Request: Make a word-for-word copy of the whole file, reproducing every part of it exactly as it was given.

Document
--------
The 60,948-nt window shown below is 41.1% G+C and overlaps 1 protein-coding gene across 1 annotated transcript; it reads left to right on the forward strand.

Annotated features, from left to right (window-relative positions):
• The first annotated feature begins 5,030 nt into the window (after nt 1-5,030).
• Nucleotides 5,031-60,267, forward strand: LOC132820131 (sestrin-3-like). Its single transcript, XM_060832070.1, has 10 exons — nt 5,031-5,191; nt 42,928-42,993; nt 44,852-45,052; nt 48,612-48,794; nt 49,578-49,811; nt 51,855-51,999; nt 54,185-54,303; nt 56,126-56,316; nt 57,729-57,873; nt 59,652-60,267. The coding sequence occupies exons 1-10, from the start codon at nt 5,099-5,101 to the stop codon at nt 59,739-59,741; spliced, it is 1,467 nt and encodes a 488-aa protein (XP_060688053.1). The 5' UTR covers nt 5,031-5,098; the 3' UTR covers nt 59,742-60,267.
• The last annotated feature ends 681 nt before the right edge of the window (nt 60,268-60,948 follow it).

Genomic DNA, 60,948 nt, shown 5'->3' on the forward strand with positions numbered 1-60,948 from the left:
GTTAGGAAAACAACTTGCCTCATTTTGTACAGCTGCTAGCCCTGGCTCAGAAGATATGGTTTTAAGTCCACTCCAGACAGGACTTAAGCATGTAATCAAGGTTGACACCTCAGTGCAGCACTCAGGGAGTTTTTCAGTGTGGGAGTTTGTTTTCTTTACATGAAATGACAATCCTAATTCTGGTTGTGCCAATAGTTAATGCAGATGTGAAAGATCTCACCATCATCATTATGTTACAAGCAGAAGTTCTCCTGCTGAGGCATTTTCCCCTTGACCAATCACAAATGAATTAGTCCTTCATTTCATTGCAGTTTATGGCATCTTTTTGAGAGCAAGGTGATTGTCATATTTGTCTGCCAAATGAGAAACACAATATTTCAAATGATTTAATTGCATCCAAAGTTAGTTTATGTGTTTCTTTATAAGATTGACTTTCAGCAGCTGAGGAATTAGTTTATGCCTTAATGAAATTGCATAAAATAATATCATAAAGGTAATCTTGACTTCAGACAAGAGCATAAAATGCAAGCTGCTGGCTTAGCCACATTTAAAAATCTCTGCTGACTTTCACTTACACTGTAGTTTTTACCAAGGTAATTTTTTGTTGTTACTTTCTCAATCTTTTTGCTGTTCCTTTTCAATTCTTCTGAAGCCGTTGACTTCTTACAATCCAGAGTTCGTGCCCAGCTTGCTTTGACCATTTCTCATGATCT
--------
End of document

The 60,948-nt window shown below is 41.1% G+C and overlaps 1 protein-coding gene across 1 annotated transcript; it reads left to right on the forward strand.

Annotated features, from left to right (window-relative positions):
• The first annotated feature begins 5,030 nt into the window (after nt 1-5,030).
• Nucleotides 5,031-60,267, forward strand: LOC132820131 (sestrin-3-like). Its single transcript, XM_060832070.1, has 10 exons — nt 5,031-5,191; nt 42,928-42,993; nt 44,852-45,052; nt 48,612-48,794; nt 49,578-49,811; nt 51,855-51,999; nt 54,185-54,303; nt 56,126-56,316; nt 57,729-57,873; nt 59,652-60,267. The coding sequence occupies exons 1-10, from the start codon at nt 5,099-5,101 to the stop codon at nt 59,739-59,741; spliced, it is 1,467 nt and encodes a 488-aa protein (XP_060688053.1). The 5' UTR covers nt 5,031-5,098; the 3' UTR covers nt 59,742-60,267.
• The last annotated feature ends 681 nt before the right edge of the window (nt 60,268-60,948 follow it).

Genomic DNA, 60,948 nt, shown 5'->3' on the forward strand with positions numbered 1-60,948 from the left:
GTTAGGAAAACAACTTGCCTCATTTTGTACAGCTGCTAGCCCTGGCTCAGAAGATATGGTTTTAAGTCCACTCCAGACAGGACTTAAGCATGTAATCAAGGTTGACACCTCAGTGCAGCACTCAGGGAGTTTTTCAGTGTGGGAGTTTGTTTTCTTTACATGAAATGACAATCCTAATTCTGGTTGTGCCAATAGTTAATGCAGATGTGAAAGATCTCACCATCATCATTATGTTACAAGCAGAAGTTCTCCTGCTGAGGCATTTTCCCCTTGACCAATCACAAATGAATTAGTCCTTCATTTCATTGCAGTTTATGGCATCTTTTTGAGAGCAAGGTGATTGTCATATTTGTCTGCCAAATGAGAAACACAATATTTCAAATGATTTAATTGCATCCAAAGTTAGTTTATGTGTTTCTTTATAAGATTGACTTTCAGCAGCTGAGGAATTAGTTTATGCCTTAATGAAATTGCATAAAATAATATCATAAAGGTAATCTTGACTTCAGACAAGAGCATAAAATGCAAGCTGCTGGCTTAGCCACATTTAAAAATCTCTGCTGACTTTCACTTACACTGTAGTTTTTACCAAGGTAATTTTTTGTTGTTACTTTCTCAATCTTTTTGCTGTTCCTTTTCAATTCTTCTGAAGCCGTTGACTTCTTACAATCCAGAGTTCGTGCCCAGCTTGCTTTGACCATTTCTCATGATCT